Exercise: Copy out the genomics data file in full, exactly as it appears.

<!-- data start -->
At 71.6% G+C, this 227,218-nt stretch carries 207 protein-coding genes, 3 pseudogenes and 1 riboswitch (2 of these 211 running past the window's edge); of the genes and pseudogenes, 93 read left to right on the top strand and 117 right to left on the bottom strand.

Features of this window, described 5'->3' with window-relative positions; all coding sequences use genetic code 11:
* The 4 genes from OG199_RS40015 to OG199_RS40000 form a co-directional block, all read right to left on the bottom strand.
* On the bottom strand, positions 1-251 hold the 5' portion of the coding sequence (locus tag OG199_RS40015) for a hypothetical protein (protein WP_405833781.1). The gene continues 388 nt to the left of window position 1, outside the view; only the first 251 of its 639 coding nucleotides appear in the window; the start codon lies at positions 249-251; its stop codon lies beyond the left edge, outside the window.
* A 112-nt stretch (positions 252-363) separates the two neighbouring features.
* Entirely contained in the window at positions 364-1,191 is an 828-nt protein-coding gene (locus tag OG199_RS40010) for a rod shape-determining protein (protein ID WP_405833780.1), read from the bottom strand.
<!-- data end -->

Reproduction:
At 71.6% G+C, this 227,218-nt stretch carries 207 protein-coding genes, 3 pseudogenes and 1 riboswitch (2 of these 211 running past the window's edge); of the genes and pseudogenes, 93 read left to right on the top strand and 117 right to left on the bottom strand.

Features of this window, described 5'->3' with window-relative positions; all coding sequences use genetic code 11:
* The 4 genes from OG199_RS40015 to OG199_RS40000 form a co-directional block, all read right to left on the bottom strand.
* On the bottom strand, positions 1-251 hold the 5' portion of the coding sequence (locus tag OG199_RS40015) for a hypothetical protein (protein WP_405833781.1). The gene continues 388 nt to the left of window position 1, outside the view; only the first 251 of its 639 coding nucleotides appear in the window; the start codon lies at positions 249-251; its stop codon lies beyond the left edge, outside the window.
* A 112-nt stretch (positions 252-363) separates the two neighbouring features.
* Entirely contained in the window at positions 364-1,191 is an 828-nt protein-coding gene (locus tag OG199_RS40010) for a rod shape-determining protein (protein ID WP_405833780.1), read from the bottom strand.